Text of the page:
Alternatives to the head-level viewpoint…
On the Surf Coast, the majority of landscape photographs are coastal and seascape shots. After all, that’s the attraction for the majority of visitors and the best-selling postcards or wall-hangings!
For those of us who have the good fortune to live here, we have the opportunity to observe the changing of the seasons, tides, skies and waves. Naturally, we are attracted to taking pictures of seascapes and coastal shots too and, speaking for myself, it’s easy for a lot of pictures to have that ‘sameness’ about them.
It’s always a good time to expand the way we observe a scene, and there are always different and new things to capture from that scene.
For example, Point Danger (Torquay) is a small headland overlooking a couple of different beaches (Cosy Corner and Torquay Back Beach). At low tide, there is also an extensive shallow rock platform extending from the headland, and Cosy Corner has a large area of open sand across the bay.
NOTE: because of the shallow angle of the beach, changing tides come in and go out a long way quite quickly because it’s not pushing ‘uphill’. Don’t get caught out by swift incoming tides!
That said, it’s a useful photography skill to experiment with observing a scene with the intention of capturing something representative but different from the ‘standard’ scene.
Here’s a shot of Point Danger taken from the rock platform (very low tide). At first glance, it looks quite bland and unassuming.
With a slightly different perspective, the focus of the image can change from the weedy rock platform and low headland to a much closer inspection of the little rock pools around your feet. A pool or weed by itself is hard to capture without a particular reason (i.e. biology, wildlife, underwater viewpoint) so it has to show its CONTEXT; the environment around it.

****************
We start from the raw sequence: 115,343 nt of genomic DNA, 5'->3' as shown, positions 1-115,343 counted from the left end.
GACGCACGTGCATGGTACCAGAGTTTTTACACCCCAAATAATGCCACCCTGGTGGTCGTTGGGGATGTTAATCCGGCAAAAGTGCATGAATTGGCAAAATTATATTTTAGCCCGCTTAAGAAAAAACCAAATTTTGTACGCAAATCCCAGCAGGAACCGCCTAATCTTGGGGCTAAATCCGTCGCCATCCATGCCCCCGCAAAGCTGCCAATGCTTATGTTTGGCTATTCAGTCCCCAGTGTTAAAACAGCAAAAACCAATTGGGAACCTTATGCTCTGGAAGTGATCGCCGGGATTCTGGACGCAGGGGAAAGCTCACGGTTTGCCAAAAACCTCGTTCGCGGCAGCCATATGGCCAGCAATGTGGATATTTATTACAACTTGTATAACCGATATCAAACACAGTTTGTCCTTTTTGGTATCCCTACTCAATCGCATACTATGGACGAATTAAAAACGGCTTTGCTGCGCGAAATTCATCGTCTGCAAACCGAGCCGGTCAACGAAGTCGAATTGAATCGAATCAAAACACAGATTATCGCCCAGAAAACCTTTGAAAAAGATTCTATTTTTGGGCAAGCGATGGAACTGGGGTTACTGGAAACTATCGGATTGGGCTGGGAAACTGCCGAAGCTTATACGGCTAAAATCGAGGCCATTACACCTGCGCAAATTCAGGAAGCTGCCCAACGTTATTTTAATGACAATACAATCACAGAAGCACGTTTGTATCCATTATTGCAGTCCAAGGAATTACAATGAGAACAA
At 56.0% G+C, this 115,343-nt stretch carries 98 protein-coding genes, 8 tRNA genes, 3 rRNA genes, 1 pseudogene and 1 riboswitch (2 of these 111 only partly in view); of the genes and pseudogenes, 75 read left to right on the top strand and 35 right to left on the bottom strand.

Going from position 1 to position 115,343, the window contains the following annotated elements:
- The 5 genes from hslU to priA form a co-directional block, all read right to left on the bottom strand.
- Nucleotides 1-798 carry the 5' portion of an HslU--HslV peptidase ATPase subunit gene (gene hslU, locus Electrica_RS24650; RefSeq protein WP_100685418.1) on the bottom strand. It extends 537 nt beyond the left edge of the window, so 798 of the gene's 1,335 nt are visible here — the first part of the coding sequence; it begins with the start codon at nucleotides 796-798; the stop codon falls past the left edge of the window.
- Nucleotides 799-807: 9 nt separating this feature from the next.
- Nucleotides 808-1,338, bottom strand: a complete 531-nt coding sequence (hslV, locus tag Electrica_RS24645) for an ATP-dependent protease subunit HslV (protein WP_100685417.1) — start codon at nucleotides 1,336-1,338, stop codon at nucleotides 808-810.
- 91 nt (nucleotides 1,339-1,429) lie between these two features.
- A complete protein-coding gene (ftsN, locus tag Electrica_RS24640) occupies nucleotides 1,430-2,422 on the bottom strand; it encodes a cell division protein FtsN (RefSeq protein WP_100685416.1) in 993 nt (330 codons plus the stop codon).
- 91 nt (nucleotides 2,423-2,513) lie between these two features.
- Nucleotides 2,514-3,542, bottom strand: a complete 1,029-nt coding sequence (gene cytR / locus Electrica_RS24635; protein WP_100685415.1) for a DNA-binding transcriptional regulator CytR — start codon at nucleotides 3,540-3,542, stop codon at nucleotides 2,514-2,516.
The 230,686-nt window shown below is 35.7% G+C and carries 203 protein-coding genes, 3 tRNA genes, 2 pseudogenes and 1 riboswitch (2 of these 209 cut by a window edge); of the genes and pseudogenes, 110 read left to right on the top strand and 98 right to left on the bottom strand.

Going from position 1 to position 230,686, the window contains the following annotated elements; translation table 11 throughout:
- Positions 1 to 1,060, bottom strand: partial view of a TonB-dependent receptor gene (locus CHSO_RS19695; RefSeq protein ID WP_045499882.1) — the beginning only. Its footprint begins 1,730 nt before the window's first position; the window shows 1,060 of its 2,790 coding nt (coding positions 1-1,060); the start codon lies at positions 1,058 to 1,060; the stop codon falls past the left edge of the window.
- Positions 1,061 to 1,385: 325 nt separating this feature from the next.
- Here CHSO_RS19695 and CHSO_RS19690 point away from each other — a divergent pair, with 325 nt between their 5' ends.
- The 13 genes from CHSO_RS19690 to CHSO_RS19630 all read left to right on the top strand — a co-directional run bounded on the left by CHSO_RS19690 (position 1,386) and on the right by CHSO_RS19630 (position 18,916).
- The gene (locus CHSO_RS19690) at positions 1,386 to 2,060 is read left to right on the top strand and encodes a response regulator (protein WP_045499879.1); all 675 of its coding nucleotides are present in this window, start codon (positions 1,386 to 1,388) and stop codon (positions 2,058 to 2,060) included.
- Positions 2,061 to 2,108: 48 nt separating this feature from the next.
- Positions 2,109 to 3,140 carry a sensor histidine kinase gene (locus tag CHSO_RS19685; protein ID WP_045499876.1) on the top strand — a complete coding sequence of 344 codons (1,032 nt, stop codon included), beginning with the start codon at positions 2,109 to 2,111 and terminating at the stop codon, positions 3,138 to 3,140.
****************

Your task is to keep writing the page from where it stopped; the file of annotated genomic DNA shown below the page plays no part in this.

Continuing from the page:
Here, the rockpool in the foreground is the focus of the image. It requires getting down to a much lower angle, much closer to the ground level, and using a reasonably wide angle lens (in this case 12mm on a mirrorless camera = 24mm equivalent on a full frame camera). I don’t like lying down on the ground so I specifically bought a camera with a screen that can be tilted to almost any angle! The focus point is about 1/3 the way up the image and I used an aperture of f10 so the headland is out of focus. This keeps the attention on the foreground. The image isn’t brilliant but it’s slightly different.
This image and the following one use the same technique of focusing on the foreground and giving the image context (the surfers in the shore break or the ‘iconic’ Norfolk Island Pines on the shore). The sand was looking very attractive and has a repeating style / pattern (often good for photographers). Don’t be afraid to make an abstract subject the ‘hero’ of your image.
The final shot is simply an abstract (you probably saw it coming!) showing the patterns of some sand ripples just before the tide came in. I’ve tweaked the colours in post-processing a bit to give it a point of difference. Again, not an award-winning shot but one that shows that new views of a well-known location can be literally right at your feet!
Go forth and experiment!